Tolliver argues that reality persists today: “These kids grew up in a culture where officers have come up and approached them, put them up against the wall and searched their pockets. Then, when they didn’t find anything, they walked away like it never happened … these kids are afraid.” And the tension isn’t limited to high-profile conflicts such as the Brown or Garner cases. Perhaps even more insidious are the repeated daily encounters: years of side-eyed glances, inquisitive questioning, “random” searches.
* * *
The current Brooklyn Borough President Eric L. Adams has found himself on both sides of the coin. His experiences have run the gamut from a brutal encounter with police as a minor—when officers beat him in a precinct basement, repeatedly kicking him in the groin—to the 22 years he spent as an officer himself hoping to make a change from the inside out.
He highlighted his experience in a recent New York Times piece, “We Must Stop Police Abuse of Black Men,” where he explained the unwritten laws that act as guiding principles for many officers.
Hours after coming out of the police academy, I was told something as a new rookie officer: ‘You’d rather be tried by 12 jurors than carried by six pallbearers.’
One of my white fellow officers once told me that if he saw a white individual with a gun, he took extra care for himself and the individual. When he saw a black individual with a gun, he took care only for himself.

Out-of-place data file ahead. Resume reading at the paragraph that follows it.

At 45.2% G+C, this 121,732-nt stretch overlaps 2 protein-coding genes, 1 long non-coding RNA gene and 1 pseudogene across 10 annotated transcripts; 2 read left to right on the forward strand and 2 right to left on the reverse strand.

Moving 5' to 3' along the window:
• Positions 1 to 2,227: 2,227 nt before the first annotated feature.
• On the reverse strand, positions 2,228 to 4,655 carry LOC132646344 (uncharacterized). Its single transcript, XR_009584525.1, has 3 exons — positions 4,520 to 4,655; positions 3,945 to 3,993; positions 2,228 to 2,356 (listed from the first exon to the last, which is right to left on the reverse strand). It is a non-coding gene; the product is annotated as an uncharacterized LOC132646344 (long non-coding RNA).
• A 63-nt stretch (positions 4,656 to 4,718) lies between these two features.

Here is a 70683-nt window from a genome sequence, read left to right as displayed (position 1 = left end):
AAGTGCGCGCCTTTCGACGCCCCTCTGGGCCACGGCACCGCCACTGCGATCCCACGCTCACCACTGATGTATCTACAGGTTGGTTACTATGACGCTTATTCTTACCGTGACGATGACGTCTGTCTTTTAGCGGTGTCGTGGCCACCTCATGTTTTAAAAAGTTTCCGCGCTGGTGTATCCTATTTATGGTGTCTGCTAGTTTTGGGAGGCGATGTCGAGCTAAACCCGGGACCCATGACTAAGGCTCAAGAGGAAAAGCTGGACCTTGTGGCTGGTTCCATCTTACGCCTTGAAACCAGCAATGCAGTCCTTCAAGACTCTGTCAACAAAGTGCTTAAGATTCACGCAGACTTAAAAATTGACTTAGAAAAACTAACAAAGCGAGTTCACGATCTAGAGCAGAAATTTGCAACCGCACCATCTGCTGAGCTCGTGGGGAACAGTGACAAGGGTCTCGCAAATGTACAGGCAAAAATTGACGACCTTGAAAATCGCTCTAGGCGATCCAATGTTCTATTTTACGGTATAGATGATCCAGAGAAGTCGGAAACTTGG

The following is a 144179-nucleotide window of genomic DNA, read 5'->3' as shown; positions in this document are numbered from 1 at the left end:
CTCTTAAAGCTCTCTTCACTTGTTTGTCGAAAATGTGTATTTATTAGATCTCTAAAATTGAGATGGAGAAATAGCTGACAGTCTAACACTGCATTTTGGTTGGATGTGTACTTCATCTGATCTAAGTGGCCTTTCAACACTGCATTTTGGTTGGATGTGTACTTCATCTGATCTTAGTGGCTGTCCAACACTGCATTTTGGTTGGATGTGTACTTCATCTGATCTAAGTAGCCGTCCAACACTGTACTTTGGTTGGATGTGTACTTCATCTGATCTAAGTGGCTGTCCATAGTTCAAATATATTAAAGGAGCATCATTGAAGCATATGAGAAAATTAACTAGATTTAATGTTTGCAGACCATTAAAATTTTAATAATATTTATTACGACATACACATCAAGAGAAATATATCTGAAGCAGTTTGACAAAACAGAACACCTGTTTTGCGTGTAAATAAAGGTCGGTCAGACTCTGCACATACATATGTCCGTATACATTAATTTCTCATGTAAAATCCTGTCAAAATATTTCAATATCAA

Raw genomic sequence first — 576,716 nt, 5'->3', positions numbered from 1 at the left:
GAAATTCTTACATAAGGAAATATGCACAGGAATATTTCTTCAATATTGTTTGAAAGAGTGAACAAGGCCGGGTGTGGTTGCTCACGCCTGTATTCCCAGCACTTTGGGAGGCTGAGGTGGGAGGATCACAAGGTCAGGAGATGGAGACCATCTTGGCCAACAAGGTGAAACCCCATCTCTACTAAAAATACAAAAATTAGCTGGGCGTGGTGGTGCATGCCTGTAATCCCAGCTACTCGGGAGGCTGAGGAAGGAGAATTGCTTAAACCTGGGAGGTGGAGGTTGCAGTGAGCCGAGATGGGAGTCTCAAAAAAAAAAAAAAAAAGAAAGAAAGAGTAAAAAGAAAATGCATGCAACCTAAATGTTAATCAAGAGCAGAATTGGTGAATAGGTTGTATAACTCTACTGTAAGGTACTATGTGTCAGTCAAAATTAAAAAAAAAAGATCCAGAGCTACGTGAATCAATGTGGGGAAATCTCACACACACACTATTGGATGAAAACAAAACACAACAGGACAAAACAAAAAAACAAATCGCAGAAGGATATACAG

Adams, who co-founded the organization 100 Blacks in Law Enforcement Who Care, believes that every school should offer a minimum of one class on how to deal with law enforcement. When Adams himself was a cop he taught similar courses to kids, focusing particularly on reminding them of their rights. “If there is one thing that’s coming out of this, it’s that we need formal training around interacting with law enforcement,” he said. “Right now we receive an elementary training through what we see on TV and that is not a reality.”
Adams takes a somewhat different approach, focusing primarily on solutions: “We’re not telling parents to tell their children to be a victim, but if someone does victimize them there is a manner in which to report it,” he said. “And you don’t do that in the midst of an officer taking action.” He says courses such as that offered by the NYCLU are often misguided: “Too often we teach them how to voice their concerns to say ‘well, at least I told them no,’” he said. “Get them to take the proper steps to get the proper results, which is for them to identify the officer who was disrespectful, and document the case.”
Much of the backlash from police officers in recent weeks has centered around their portrayal as villains in society; the Ferguson prosecutor has even blamed social media for helping tarnish cops’ image. And classes aimed at educating citizens about cops could just aggravate the problem. Former police officer Eugene O’Donnell has suggested that the literature provided in these NYCLU programs implies that cops are “public enemy No. 1,” claiming that a high school student would leave the session believing that police “are a fearful group to be avoided at all costs.”